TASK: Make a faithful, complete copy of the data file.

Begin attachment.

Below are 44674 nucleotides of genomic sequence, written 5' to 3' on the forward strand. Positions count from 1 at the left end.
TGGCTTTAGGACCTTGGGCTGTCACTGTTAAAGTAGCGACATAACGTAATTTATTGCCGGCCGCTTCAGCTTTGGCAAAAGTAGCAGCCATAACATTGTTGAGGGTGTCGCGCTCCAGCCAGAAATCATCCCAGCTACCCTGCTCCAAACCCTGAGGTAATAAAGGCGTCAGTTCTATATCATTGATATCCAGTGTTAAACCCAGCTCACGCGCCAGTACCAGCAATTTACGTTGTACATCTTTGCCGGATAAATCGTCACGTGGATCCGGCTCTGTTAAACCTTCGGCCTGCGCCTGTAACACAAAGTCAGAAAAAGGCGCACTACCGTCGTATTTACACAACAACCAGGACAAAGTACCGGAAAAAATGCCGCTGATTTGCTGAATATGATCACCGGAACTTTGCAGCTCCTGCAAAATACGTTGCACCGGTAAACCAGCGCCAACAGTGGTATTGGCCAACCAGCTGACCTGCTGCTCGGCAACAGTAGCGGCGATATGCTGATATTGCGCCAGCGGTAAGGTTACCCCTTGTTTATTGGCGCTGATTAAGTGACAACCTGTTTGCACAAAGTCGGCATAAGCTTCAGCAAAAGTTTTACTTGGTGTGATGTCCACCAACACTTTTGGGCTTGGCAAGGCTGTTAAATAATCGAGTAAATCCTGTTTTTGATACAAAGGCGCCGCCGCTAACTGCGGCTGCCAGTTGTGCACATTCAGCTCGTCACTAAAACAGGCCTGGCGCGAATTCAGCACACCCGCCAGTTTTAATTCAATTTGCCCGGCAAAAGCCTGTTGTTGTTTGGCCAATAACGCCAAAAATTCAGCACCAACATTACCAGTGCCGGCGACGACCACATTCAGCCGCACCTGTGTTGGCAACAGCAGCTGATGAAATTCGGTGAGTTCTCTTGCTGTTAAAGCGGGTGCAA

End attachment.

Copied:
Below are 44674 nucleotides of genomic sequence, written 5' to 3' on the forward strand. Positions count from 1 at the left end.
TGGCTTTAGGACCTTGGGCTGTCACTGTTAAAGTAGCGACATAACGTAATTTATTGCCGGCCGCTTCAGCTTTGGCAAAAGTAGCAGCCATAACATTGTTGAGGGTGTCGCGCTCCAGCCAGAAATCATCCCAGCTACCCTGCTCCAAACCCTGAGGTAATAAAGGCGTCAGTTCTATATCATTGATATCCAGTGTTAAACCCAGCTCACGCGCCAGTACCAGCAATTTACGTTGTACATCTTTGCCGGATAAATCGTCACGTGGATCCGGCTCTGTTAAACCTTCGGCCTGCGCCTGTAACACAAAGTCAGAAAAAGGCGCACTACCGTCGTATTTACACAACAACCAGGACAAAGTACCGGAAAAAATGCCGCTGATTTGCTGAATATGATCACCGGAACTTTGCAGCTCCTGCAAAATACGTTGCACCGGTAAACCAGCGCCAACAGTGGTATTGGCCAACCAGCTGACCTGCTGCTCGGCAACAGTAGCGGCGATATGCTGATATTGCGCCAGCGGTAAGGTTACCCCTTGTTTATTGGCGCTGATTAAGTGACAACCTGTTTGCACAAAGTCGGCATAAGCTTCAGCAAAAGTTTTACTTGGTGTGATGTCCACCAACACTTTTGGGCTTGGCAAGGCTGTTAAATAATCGAGTAAATCCTGTTTTTGATACAAAGGCGCCGCCGCTAACTGCGGCTGCCAGTTGTGCACATTCAGCTCGTCACTAAAACAGGCCTGGCGCGAATTCAGCACACCCGCCAGTTTTAATTCAATTTGCCCGGCAAAAGCCTGTTGTTGTTTGGCCAATAACGCCAAAAATTCAGCACCAACATTACCAGTGCCGGCGACGACCACATTCAGCCGCACCTGTGTTGGCAACAGCAGCTGATGAAATTCGGTGAGTTCTCTTGCTGTTAAAGCGGGTGCAA